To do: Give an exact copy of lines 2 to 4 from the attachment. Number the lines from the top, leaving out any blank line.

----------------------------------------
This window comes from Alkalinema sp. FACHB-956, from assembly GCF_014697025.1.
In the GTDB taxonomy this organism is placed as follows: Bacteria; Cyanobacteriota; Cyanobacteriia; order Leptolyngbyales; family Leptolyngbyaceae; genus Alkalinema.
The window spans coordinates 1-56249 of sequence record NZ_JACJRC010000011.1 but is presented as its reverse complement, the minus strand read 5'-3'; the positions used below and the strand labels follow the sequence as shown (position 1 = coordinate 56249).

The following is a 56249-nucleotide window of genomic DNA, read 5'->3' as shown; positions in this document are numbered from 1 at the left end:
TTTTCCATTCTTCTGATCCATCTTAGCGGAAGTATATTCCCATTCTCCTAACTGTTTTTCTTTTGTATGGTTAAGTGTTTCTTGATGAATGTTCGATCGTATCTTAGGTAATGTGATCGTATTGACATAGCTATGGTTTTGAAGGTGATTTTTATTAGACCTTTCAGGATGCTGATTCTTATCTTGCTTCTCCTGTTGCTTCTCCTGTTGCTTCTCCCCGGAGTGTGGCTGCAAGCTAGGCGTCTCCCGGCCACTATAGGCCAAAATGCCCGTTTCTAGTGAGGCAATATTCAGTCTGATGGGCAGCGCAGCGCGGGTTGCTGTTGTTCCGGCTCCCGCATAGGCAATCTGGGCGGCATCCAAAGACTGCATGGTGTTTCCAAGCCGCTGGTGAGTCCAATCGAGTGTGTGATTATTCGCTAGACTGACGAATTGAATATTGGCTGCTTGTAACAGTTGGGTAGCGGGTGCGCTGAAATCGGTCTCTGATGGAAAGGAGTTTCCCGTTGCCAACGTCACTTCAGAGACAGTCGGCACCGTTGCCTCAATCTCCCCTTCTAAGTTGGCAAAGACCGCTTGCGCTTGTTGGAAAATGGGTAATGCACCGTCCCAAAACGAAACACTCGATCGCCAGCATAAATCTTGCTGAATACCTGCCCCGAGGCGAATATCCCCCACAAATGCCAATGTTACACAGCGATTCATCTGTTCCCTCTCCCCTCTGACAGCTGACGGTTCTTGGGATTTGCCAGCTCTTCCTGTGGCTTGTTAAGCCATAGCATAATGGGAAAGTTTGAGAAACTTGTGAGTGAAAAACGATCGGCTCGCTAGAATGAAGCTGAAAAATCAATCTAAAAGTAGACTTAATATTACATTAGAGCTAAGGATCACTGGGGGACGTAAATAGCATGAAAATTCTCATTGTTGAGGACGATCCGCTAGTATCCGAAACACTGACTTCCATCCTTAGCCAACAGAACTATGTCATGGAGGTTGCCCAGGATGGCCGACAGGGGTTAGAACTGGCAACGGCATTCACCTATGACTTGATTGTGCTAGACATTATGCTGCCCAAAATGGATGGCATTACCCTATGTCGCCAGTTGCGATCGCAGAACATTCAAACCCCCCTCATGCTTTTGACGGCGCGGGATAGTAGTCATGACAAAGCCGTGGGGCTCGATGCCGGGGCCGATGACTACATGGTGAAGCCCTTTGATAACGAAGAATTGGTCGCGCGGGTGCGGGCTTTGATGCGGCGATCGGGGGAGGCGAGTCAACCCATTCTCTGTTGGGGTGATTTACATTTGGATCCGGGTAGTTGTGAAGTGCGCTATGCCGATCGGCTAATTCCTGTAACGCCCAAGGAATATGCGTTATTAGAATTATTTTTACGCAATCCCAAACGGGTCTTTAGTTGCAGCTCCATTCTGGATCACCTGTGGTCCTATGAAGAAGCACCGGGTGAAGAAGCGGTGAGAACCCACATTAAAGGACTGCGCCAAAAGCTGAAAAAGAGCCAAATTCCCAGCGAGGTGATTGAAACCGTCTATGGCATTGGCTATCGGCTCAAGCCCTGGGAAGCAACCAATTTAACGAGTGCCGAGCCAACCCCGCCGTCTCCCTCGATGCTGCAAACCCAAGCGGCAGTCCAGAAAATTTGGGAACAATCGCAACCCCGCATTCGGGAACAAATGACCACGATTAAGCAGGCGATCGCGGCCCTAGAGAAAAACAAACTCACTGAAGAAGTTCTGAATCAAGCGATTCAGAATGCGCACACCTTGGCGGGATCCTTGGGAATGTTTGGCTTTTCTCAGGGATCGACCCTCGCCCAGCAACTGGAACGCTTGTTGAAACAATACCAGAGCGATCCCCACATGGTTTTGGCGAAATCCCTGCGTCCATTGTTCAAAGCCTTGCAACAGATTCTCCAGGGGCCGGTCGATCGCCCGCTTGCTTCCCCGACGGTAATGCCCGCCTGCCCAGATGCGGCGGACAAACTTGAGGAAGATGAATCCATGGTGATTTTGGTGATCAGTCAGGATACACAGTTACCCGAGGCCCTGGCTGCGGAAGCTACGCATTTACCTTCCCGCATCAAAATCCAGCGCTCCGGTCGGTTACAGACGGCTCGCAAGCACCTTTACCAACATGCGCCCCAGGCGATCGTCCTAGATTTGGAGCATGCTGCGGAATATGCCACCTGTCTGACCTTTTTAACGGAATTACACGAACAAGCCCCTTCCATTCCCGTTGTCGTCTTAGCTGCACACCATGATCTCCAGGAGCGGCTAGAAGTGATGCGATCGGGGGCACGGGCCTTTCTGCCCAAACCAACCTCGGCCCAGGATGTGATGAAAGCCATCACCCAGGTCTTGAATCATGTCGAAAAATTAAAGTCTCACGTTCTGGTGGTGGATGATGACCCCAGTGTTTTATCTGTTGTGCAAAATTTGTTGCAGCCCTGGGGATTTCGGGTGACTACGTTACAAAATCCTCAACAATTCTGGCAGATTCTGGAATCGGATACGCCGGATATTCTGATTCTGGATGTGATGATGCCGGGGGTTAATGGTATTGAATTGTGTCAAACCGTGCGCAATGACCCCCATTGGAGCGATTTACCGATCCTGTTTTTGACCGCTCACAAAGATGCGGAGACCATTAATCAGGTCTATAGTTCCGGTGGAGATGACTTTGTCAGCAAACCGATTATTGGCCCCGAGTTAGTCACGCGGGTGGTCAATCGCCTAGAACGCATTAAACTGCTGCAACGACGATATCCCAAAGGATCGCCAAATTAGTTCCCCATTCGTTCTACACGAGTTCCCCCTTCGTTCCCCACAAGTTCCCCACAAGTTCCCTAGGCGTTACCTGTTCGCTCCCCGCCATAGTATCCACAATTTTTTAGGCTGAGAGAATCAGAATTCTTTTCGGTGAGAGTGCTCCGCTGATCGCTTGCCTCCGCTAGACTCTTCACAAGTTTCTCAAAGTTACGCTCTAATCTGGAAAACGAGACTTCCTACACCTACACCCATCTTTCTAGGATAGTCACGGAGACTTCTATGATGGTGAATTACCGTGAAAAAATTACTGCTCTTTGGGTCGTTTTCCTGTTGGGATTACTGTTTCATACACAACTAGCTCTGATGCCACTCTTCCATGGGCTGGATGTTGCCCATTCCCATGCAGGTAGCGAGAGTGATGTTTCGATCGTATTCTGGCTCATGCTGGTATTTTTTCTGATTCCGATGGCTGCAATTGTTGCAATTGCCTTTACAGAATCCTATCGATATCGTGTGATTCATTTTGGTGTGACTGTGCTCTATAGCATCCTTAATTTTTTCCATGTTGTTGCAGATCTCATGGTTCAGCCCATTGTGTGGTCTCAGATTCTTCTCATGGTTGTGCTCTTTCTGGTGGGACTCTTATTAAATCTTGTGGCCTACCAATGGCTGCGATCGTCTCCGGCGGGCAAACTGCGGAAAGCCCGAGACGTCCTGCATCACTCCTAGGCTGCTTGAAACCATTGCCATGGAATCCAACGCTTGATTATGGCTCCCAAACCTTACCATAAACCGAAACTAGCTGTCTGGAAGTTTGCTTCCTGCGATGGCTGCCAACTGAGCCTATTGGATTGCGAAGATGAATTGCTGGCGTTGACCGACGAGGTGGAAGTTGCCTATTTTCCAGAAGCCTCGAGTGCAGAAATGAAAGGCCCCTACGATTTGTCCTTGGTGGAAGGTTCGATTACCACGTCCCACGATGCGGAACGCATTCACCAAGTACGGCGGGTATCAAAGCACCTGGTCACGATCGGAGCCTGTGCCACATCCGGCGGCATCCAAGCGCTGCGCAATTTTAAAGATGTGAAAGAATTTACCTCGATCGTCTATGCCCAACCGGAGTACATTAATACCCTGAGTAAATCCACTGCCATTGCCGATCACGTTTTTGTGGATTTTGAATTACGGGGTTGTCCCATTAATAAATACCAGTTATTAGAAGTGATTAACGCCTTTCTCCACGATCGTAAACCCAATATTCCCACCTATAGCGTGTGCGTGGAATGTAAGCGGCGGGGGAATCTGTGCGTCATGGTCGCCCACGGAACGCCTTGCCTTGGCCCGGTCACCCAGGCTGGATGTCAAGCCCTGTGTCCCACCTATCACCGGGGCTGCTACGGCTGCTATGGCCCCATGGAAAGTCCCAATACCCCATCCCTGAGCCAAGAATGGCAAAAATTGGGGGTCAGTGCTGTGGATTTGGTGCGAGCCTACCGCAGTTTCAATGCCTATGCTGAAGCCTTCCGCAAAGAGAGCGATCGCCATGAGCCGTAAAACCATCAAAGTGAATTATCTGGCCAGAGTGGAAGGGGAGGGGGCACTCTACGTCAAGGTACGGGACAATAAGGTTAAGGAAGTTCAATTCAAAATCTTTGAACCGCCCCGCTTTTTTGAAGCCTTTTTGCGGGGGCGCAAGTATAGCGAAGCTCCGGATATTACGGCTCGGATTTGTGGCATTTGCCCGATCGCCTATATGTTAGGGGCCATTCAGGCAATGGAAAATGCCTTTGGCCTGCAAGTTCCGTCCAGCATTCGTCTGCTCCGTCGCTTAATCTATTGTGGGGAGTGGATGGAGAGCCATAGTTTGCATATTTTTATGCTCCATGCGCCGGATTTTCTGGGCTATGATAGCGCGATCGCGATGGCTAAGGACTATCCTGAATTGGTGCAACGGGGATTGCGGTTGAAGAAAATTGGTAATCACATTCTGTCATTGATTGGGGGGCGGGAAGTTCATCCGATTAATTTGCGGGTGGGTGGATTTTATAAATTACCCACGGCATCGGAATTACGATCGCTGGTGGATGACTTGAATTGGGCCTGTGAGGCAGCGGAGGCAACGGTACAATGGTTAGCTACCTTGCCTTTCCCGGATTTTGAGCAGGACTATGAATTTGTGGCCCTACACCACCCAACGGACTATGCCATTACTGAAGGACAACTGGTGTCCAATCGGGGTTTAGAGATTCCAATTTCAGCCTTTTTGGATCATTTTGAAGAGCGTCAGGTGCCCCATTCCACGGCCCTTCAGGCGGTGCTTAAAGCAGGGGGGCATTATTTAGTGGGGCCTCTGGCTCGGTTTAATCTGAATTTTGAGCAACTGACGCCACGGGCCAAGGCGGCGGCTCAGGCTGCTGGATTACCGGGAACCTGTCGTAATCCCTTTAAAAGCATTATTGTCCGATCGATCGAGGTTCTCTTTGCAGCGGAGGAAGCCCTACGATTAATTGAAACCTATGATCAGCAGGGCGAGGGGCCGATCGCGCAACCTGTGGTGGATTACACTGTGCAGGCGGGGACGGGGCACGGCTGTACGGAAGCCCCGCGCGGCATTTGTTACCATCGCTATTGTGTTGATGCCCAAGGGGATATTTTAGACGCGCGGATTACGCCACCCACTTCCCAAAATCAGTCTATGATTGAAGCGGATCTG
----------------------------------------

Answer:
In the GTDB taxonomy this organism is placed as follows: Bacteria; Cyanobacteriota; Cyanobacteriia; order Leptolyngbyales; family Leptolyngbyaceae; genus Alkalinema.
The window spans coordinates 1-56249 of sequence record NZ_JACJRC010000011.1 but is presented as its reverse complement, the minus strand read 5'-3'; the positions used below and the strand labels follow the sequence as shown (position 1 = coordinate 56249).

The following is a 56249-nucleotide window of genomic DNA, read 5'->3' as shown; positions in this document are numbered from 1 at the left end: